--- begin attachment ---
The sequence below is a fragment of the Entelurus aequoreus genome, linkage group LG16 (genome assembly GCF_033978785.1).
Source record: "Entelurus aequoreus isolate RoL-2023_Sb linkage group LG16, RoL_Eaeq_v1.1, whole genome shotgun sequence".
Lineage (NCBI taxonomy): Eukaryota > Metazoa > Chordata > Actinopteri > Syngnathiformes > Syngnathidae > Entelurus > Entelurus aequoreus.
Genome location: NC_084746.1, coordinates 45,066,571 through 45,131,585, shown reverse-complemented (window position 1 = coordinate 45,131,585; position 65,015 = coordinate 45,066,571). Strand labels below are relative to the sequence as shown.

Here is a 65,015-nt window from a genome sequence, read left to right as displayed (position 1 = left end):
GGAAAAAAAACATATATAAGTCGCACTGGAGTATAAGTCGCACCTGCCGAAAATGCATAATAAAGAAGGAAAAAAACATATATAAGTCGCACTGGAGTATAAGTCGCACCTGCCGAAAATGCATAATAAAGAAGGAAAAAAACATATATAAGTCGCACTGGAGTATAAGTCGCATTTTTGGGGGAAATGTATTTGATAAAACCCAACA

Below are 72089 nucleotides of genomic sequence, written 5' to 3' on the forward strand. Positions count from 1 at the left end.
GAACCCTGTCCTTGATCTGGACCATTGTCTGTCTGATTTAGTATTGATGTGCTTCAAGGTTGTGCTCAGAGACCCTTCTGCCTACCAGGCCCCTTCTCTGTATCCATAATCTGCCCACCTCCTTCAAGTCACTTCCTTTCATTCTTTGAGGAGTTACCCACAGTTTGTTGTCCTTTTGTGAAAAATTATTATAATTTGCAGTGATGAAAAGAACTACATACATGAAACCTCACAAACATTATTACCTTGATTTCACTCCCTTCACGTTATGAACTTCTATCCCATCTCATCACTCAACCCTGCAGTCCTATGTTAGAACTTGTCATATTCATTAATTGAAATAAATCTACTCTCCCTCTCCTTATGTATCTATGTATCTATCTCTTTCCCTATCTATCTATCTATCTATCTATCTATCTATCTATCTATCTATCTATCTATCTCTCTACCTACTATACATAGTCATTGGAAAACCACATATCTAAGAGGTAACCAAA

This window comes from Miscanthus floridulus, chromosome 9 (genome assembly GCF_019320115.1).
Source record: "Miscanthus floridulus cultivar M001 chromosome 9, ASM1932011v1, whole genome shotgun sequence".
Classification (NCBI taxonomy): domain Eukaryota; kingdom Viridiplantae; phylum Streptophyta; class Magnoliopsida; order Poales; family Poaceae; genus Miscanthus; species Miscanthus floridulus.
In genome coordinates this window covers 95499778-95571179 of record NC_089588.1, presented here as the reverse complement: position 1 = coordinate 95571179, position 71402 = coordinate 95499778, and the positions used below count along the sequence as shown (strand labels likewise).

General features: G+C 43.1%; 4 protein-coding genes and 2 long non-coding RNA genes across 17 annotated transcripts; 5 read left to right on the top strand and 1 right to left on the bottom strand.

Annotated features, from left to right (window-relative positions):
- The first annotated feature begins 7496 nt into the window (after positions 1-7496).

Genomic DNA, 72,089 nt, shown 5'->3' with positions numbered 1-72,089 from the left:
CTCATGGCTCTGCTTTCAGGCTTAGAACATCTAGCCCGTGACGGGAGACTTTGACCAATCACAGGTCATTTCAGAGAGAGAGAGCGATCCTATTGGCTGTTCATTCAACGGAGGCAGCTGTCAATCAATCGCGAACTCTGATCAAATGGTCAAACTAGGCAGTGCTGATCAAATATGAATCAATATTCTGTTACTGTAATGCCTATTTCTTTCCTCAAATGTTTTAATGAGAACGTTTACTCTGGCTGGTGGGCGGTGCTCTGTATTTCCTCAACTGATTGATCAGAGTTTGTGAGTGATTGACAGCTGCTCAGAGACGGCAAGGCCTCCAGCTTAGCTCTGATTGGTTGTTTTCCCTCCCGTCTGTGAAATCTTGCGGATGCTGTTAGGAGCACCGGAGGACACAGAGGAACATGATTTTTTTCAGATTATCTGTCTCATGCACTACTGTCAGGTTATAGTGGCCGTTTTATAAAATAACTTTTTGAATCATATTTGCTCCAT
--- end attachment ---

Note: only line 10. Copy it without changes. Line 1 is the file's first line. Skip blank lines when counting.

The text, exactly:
Source record: "Miscanthus floridulus cultivar M001 chromosome 9, ASM1932011v1, whole genome shotgun sequence".